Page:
Monday, November 19, 2007

Asean economies may be booming, but trade among member countries has fallen as a proportion of their total exports.

THE 10 Asean economies may be booming, but trade among member countries has fallen as a proportion of their total exports.

This casts a worrying shadow on the region’s long-standing ambitions to become a unified economic market by tearing down trade barriers and cooperating more closely.

The finding, in a new report, provides food for thought for Asean leaders meeting in Singapore from tomorrow to Thursday at the 13th Asean Summit.

The overly slow removal of non-tariff barriers by Asean countries, as well as China’s phenomenal economic growth, are to be blamed for the decline, said the Economist Intelligence Unit (EIU) report.

Last year, exports to other Asean nations by the region’s six biggest economies made up 20.9 per cent of their total exports, down from 22.4 per cent in 2000, the study found, using United Nations data.

In Singapore, the share of exports to other Asean nations fell to 21.2 per cent from 26.7 per cent.

‘This doesn’t augur well for Asean’s aspirations to become a single trading bloc,’ said EIU Asia-Pacific editorial director Charles Goddard.

‘Some non-tariff barriers are still not broken down. There are still significant hurdles to trade within Asean,’ he said at a press conference.

Sponsored by DHL, the report was published yesterday, to coincide with the start of the Asean business and investment summit that the express delivery giant also sponsored.

‘This report makes clear that governments of Asean nations must redouble their effors to reduce trade barriers in their own backyards,’ said DHL Asia-Pacific chief executive Dan McHugh. ‘Intra-Asean trade still has great potential to provide economic opportunity and raise living standards.’

In absolute terms, intra-Asean trade is up, but it has been eclipsed by the even faster growth of exports to China.

Its economic rise and its role as the world’s final assembly centre have made China an increasingly popular destination for Asean component makers. Exports to China account for 7.3 per cent of total Asean exports, up from 3.8 per cent seven years ago.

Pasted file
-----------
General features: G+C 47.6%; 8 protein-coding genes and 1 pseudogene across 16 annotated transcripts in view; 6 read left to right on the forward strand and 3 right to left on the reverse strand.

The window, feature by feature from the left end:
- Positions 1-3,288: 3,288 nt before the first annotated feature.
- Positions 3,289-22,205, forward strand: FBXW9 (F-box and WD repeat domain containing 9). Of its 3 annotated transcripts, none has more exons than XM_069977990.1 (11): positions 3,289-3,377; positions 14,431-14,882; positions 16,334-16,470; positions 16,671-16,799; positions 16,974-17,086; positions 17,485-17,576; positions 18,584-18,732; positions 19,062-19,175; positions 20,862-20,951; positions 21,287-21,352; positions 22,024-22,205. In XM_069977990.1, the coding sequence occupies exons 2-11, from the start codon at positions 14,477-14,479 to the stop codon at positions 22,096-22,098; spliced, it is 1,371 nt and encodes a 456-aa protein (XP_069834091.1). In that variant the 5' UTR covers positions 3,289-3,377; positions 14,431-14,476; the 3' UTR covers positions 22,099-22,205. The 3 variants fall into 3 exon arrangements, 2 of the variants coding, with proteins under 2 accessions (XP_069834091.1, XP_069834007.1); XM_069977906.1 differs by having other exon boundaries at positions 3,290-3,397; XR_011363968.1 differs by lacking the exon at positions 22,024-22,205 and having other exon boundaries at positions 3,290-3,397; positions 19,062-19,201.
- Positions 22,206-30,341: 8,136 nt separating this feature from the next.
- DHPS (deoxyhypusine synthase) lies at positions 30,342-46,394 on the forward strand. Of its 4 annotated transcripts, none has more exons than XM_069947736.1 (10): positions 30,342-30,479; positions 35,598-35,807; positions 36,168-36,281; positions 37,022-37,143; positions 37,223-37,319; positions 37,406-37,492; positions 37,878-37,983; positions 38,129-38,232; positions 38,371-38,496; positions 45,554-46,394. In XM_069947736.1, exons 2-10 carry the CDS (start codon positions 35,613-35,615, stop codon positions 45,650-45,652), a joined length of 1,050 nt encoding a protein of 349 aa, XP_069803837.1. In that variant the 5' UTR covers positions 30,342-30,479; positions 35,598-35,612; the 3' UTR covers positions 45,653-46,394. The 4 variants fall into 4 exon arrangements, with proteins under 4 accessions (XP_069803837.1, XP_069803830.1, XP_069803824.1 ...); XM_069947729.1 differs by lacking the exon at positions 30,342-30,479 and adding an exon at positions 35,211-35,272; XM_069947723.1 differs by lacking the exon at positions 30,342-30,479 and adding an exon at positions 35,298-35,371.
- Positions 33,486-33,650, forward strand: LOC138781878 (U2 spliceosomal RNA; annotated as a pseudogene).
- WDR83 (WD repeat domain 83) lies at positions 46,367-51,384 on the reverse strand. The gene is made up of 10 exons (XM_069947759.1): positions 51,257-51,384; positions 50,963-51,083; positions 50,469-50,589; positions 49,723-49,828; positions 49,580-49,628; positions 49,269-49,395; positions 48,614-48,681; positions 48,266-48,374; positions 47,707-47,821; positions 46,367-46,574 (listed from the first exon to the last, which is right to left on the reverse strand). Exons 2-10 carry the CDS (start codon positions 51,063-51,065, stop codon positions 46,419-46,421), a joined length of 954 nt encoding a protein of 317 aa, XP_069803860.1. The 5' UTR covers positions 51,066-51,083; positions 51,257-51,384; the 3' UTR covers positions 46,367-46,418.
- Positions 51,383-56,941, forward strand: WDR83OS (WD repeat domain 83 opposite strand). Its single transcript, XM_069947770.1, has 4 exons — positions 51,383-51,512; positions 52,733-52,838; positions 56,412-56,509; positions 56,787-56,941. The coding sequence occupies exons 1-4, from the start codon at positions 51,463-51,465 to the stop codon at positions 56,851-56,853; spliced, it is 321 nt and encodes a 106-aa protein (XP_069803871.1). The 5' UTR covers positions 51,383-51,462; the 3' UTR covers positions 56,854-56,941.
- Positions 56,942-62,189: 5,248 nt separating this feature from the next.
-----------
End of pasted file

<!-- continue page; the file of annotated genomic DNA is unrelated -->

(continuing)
Citibank economist Chua Hak Bin said: ‘Ultimately, the size of trade flows is dependent on the pace at which external markets grow. The strongest markets have been China and India, which have surpassed Asean in growth.’

Still, Asean can do more to boost a greater exchange of goods within the region, said DHL South-east Asia head Yasmin Khan. While Asean has harmonised customs regulations, she said, differences in implementation still cause delay in some countries.

Asean’s plans to create a single market by 2015 will address some issues, Mr Goddard said. ‘But to be honest, quite a lot more needs to be done - and quickly.’

Economists say the dismantling of trade barriers has been slower than planned.

‘Nationalist sentiment among some Asean members is still strong,’ said Citibank’s Dr Chua. ‘There have been instances where investments from neighbouring countries were viewed with suspicion.’

Asean is unlikely to achieve a European Union-level of integration, as differences in economic development and wealth are too wide, Fortis Bank Asia market strategist Joseph Tan said.

‘I don’t think there’s sufficient political will to push towards the 2015 goal. Many member countries have more immediate domestic challenges to worry about.’

Source: The Straits Times 17 Nov 07

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